According to Eli Greenberg, a New York attorney and Sephardic Community Federation board member, most of the community’s biggest charitable organizations have agreed since the scandal to adopt ethical guidelines, in response to a reform campaign he spearheaded. Greenberg has not yet replied to a later query as to whether the participating entities included charity funds controlled personally by the community’s rabbis – the sort that Kassin used to launder money.
Greenberg’s compliance plan, which is designed to increase transparency, includes a code of ethics, a conflict-of-interest policy, a document-retention policy and a push to work in checks rather than cash. Greenberg said that most organizations were already functioning by these higher standards. He declined to provide a list of those organizations.
Several community members reached by the Forward say that little has changed. “The strong respect for the chachamim [scholars] will always be there, even if people may be slightly more skeptical,” one woman said. She was dismayed that community reaction seemed to center on criticizing the actions of Solomon Dwek, the Syrian Jew who was the government’s primary informant, rather than on the actual allegations of wrongdoing. “They criticized the rat before they criticized the problem,” she added.
Like other many others contacted who are members of the community, the woman insisted on anonymity to protect her from censure by friends and family.
Meanwhile, the new book by Sherman and Margolin promises to keep the Syrian rabbinic trio and the communities they led under the microscope as the authors make their rounds of radio appearances, lectures and book signings.
Based on interviews, transcripts of surveillance meetings, court records and sworn depositions — many of which are still under a tight court seal — “The Jersey Sting” paints a detailed picture of sprawling corruption in the Garden State.
The sting, known as Operation Bid Rig III, involved charges against 44 politicians, rabbis and laymen, including a kidney trafficker. Of those, 26 have pleaded guilty. “There is not a lot of heavy-duty negotiating now,” Margolin said. “The feds believe they have the laundering charges open and shut.”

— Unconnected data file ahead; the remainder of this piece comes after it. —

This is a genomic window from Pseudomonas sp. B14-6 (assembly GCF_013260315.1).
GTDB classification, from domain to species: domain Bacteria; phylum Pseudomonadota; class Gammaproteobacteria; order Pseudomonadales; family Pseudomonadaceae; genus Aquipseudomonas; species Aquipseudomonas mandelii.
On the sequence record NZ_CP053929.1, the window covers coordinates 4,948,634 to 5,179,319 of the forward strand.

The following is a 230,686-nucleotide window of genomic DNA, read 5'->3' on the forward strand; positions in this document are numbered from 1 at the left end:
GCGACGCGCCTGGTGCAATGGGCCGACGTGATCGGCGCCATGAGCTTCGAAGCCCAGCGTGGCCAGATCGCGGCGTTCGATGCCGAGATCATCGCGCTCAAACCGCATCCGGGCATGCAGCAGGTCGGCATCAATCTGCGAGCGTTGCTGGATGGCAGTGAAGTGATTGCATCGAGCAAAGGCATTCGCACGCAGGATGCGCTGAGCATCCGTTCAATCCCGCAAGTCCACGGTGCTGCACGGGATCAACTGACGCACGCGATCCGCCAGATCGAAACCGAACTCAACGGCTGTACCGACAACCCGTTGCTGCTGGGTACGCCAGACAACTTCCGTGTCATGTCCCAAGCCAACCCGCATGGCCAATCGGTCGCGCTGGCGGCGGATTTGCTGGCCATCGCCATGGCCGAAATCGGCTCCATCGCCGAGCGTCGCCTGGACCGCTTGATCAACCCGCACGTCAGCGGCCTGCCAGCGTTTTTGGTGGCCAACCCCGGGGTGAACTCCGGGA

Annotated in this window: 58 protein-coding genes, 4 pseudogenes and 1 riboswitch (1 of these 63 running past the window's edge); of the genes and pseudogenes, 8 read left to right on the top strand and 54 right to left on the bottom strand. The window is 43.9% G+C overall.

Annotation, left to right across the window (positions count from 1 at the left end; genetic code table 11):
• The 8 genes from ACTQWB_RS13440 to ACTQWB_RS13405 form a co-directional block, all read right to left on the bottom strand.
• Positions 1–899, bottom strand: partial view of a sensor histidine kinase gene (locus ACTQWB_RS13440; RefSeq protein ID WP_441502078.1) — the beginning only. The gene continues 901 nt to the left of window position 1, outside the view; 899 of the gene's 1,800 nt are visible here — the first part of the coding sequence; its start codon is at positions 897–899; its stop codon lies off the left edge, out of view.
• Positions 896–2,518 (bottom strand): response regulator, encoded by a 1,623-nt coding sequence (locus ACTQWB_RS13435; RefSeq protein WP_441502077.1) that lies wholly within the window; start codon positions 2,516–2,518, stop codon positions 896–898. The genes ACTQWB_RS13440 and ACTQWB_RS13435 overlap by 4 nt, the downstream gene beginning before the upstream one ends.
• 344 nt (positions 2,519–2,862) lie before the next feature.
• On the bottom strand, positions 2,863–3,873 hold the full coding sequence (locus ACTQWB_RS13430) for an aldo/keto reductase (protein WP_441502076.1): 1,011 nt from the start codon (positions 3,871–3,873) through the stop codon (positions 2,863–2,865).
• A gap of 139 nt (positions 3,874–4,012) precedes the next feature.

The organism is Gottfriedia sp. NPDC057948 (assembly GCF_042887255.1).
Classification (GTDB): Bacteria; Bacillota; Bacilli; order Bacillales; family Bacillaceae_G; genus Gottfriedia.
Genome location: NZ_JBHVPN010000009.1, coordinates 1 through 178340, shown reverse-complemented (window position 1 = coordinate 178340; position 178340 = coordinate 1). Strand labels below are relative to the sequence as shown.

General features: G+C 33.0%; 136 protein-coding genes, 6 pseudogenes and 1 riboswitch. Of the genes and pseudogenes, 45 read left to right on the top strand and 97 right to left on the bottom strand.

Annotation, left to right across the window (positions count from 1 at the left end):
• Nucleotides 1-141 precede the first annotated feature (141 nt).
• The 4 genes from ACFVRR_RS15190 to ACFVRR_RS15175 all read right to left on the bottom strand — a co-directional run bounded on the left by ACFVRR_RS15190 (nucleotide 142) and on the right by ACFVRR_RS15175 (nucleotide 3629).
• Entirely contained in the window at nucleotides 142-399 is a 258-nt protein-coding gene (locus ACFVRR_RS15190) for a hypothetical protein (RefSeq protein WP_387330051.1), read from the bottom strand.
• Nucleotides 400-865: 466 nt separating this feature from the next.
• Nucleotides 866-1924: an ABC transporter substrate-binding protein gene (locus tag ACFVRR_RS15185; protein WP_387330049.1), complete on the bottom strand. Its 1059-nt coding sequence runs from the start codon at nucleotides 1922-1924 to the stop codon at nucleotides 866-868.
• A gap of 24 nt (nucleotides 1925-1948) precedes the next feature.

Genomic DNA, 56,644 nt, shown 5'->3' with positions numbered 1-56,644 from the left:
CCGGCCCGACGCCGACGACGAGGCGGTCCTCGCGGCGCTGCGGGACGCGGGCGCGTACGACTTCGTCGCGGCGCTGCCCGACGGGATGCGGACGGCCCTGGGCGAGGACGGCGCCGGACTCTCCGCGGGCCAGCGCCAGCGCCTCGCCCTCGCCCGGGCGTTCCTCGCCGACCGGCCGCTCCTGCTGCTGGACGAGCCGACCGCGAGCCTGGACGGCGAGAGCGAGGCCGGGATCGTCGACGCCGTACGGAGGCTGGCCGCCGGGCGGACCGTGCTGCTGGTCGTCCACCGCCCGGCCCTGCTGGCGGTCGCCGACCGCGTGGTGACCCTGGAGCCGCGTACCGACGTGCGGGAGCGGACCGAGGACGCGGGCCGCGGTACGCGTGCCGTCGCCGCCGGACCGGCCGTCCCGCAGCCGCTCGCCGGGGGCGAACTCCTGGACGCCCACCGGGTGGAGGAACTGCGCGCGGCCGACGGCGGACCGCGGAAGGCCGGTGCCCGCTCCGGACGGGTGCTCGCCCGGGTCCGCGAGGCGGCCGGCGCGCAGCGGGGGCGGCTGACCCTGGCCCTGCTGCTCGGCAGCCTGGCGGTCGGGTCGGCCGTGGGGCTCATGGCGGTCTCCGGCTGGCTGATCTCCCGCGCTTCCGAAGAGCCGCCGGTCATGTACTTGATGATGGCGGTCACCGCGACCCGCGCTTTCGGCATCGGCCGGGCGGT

The book also tells the story of Dwek, son of a prominent Syrian rabbi who was fired by Deal Synagogue shortly after news broke of his progeny’s key role in the sting. Dwek, who recorded his conversations with many of those arrested, agreed to be wired as part of a deal after his own arrest for a $5 million bank fraud scheme. “The Jersey Sting” describes the making of the Ponzi schemer, an average Joe who claimed under oath that he graduated high school only after he offered a teacher a $50 bribe to cover up a failed math class. Sherman and Margolin detail how communal respect for his family buoyed Dwek’s phony real estate projects and money laundering.
Sherman and Margolin were accustomed to cracking communities and sources known for being closed off. But this case stumped them. “As a reporter, so many times you think someone’s not going to talk, but they wind up talking,” Sherman said. “But it’s 100% closed.” They told the Forward they have no sense as to how the Syrian Jewish community will react, if at all.
A community member said he had not heard of the book but would like to read it. After visiting its website, he noted: “The way they present it is very sensationalist. This is going to further the perception that we are just a bunch of crooks.”
He added, “People are not going to be happy about this.”